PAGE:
La Taverna’s large beach-side, open-air restaurant features a distinctly high thatched Balinese roof, handsome tiled floors and a large stage where live gamelan orchestras entertain guests in evenings. Within the resort grounds are several sitting pavilions, a massage pavilion and swimming pool. The resort’s expansive beach area offers guests tasteful beach lounge chairs, umbrellas and several open-air roofed ‘cabanas’ for dining on the beach.
Set on the exceedingly steep banks of the Wos River Gorge on the edge of Ubud and dating from 1928, this former guest house of Ubud’s royal family attracted artists and celebrities, much like its counterparts further south in Sanur. One of Hotel Tjampuhan‘s major points of fame is that it was home to German painter Walter Spies, one of Bali’s most famous western painters. Nowadays, hotel guests can stay in Spies’ former residence within the resort grounds, if they so choose.
The resort’s remaining rooms, scattered along the steep ravine banks, all feature Balinese style architecture with white stone, red brick, carved wood accents and thatched grass roofs. Interiors are primarily Balinese with modern accents and amenities added. Tchampuan Hotel also features award-winning landscaped gardens, a unique cave grotto spa, splashing fountains, a Balinese Hindu temple and two outdoor swimming pools set in lush gardens, all with the distant roar of the Wos River rushing by below.
Come night-time at Tjampuhan, the whole gorge-side resort is engulfed in the buzz of insects and the deep-throated croaking of frogs. Guests feel as though they’ve magically landed in a dense tropical forest rather than on the edge of a bustling town. It’s quite an experience.
Ubud is Bali’s artistic and cultural heartland, full of museums, galleries, boutiques and evening performances of traditional Balinese gamelan, dance and theater. Located on the gentle slopes of Mt. Batur, inland from Sanur, Ubud is about 40 km / 1 ½ hours from the international airport.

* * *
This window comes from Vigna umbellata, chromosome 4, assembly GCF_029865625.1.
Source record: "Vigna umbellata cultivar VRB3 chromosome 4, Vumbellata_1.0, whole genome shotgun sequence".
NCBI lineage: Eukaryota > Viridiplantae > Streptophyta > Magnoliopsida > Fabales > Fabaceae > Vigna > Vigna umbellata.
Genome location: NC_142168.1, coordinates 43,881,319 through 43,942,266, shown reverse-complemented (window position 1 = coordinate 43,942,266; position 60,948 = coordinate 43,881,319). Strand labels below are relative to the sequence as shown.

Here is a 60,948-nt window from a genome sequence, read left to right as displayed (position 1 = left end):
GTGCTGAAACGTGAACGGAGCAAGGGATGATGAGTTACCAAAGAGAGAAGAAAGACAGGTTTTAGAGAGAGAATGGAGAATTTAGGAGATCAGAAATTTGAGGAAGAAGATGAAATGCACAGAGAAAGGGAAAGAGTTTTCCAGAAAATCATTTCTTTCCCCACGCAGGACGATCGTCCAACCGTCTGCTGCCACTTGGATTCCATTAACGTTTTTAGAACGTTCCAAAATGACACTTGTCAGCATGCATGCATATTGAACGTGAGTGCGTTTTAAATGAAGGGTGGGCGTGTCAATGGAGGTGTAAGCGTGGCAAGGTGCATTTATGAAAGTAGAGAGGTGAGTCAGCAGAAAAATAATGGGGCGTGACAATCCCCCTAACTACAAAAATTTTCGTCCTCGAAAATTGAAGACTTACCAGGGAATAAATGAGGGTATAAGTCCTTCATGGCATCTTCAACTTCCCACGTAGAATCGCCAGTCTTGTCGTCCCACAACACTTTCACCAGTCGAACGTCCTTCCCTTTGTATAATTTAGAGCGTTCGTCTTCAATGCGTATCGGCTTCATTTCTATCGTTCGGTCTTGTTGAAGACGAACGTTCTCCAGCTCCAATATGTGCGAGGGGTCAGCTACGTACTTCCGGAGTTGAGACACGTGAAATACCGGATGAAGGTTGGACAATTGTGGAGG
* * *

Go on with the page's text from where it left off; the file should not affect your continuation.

ARMA Resort is perhaps the most unique and precious of them all. Its primary purpose is to help promote, fund and cultivate traditional Balinese visual, cultural and performance arts, including the ongoing training of young Balinese dancers, gamelan players, painters and artists so that these unique, exquisite arts continue to thrive.
ARMA Museum is located within the 12 hectare / 30 acre resort grounds, as are several Balinese-style pavilions and courtyards where training and classes are held. Workshops in over a dozen Balinese arts, handicrafts and cultural traditions are also offered to western visitors. The Museum and Resort were opened in the 1980s by Mr. Agung Rai, a local Balinese painting aficionado and art dealer. As his entrepreneurial success grew, Mr. Rai devoted himself to promoting and preserving all traditional Balinese arts, which he funds through ARMA.
This remarkably peaceful resort is set along a fast-flowing river under massive shady trees and within working rice fields. With lotus ponds, trellised bridges, stone courtyards, Balinese statues, traditional-style fountains, a modern swimming pool and plenty of lush tropical vegetation, the resort embodies a tranquil world of its own.
ARMAs rooms, suites and villas are a combination of traditional-style Balinese architecture and modern Balinese resort design. The original 15 rooms and suites from the 1980s are primarily Balinese cottage style while the eight spectacular private villas, added in 2002, are designed in classic Balinese style and look distinctly more modern. The villas, set within high stone walls and protected by entrance statue guardians, feature serene pools, thatched roof pavilions and sleek Balinese residences.
If you’re heading to Bali, I highly recommend all of these wonderful traditional-style luxury resorts, where you’ll get a genuine taste of Balinese design, art and hospitality while relaxing in amazingly serene environments. Stay at more than one if you can.